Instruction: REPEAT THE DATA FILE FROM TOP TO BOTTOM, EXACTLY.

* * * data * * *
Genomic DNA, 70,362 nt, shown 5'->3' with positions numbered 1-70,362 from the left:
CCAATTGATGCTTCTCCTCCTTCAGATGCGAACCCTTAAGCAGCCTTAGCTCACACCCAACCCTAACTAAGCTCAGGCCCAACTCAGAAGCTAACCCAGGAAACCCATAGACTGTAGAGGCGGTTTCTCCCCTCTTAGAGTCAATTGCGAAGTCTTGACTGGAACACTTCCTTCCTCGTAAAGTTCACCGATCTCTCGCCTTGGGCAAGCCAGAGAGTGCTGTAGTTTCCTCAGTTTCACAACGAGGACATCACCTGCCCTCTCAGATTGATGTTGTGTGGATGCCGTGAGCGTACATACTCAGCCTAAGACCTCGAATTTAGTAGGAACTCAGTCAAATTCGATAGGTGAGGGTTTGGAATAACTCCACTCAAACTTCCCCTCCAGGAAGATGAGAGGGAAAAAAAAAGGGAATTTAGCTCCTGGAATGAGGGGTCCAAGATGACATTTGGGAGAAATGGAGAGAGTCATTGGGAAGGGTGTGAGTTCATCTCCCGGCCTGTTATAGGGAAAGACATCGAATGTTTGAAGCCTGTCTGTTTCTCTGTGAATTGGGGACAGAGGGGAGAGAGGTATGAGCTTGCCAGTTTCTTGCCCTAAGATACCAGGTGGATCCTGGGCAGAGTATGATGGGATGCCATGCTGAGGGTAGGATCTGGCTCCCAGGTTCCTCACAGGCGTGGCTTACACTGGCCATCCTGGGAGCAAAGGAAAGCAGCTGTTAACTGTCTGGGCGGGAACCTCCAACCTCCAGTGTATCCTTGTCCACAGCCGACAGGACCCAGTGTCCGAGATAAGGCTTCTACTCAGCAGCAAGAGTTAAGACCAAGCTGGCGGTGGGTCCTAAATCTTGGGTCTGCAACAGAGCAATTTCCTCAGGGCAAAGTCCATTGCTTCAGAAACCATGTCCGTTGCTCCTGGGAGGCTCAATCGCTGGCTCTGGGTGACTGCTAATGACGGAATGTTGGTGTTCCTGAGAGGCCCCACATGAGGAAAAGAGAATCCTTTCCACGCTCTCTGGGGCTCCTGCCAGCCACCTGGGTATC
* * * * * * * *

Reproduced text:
Genomic DNA, 70,362 nt, shown 5'->3' with positions numbered 1-70,362 from the left:
CCAATTGATGCTTCTCCTCCTTCAGATGCGAACCCTTAAGCAGCCTTAGCTCACACCCAACCCTAACTAAGCTCAGGCCCAACTCAGAAGCTAACCCAGGAAACCCATAGACTGTAGAGGCGGTTTCTCCCCTCTTAGAGTCAATTGCGAAGTCTTGACTGGAACACTTCCTTCCTCGTAAAGTTCACCGATCTCTCGCCTTGGGCAAGCCAGAGAGTGCTGTAGTTTCCTCAGTTTCACAACGAGGACATCACCTGCCCTCTCAGATTGATGTTGTGTGGATGCCGTGAGCGTACATACTCAGCCTAAGACCTCGAATTTAGTAGGAACTCAGTCAAATTCGATAGGTGAGGGTTTGGAATAACTCCACTCAAACTTCCCCTCCAGGAAGATGAGAGGGAAAAAAAAAGGGAATTTAGCTCCTGGAATGAGGGGTCCAAGATGACATTTGGGAGAAATGGAGAGAGTCATTGGGAAGGGTGTGAGTTCATCTCCCGGCCTGTTATAGGGAAAGACATCGAATGTTTGAAGCCTGTCTGTTTCTCTGTGAATTGGGGACAGAGGGGAGAGAGGTATGAGCTTGCCAGTTTCTTGCCCTAAGATACCAGGTGGATCCTGGGCAGAGTATGATGGGATGCCATGCTGAGGGTAGGATCTGGCTCCCAGGTTCCTCACAGGCGTGGCTTACACTGGCCATCCTGGGAGCAAAGGAAAGCAGCTGTTAACTGTCTGGGCGGGAACCTCCAACCTCCAGTGTATCCTTGTCCACAGCCGACAGGACCCAGTGTCCGAGATAAGGCTTCTACTCAGCAGCAAGAGTTAAGACCAAGCTGGCGGTGGGTCCTAAATCTTGGGTCTGCAACAGAGCAATTTCCTCAGGGCAAAGTCCATTGCTTCAGAAACCATGTCCGTTGCTCCTGGGAGGCTCAATCGCTGGCTCTGGGTGACTGCTAATGACGGAATGTTGGTGTTCCTGAGAGGCCCCACATGAGGAAAAGAGAATCCTTTCCACGCTCTCTGGGGCTCCTGCCAGCCACCTGGGTATC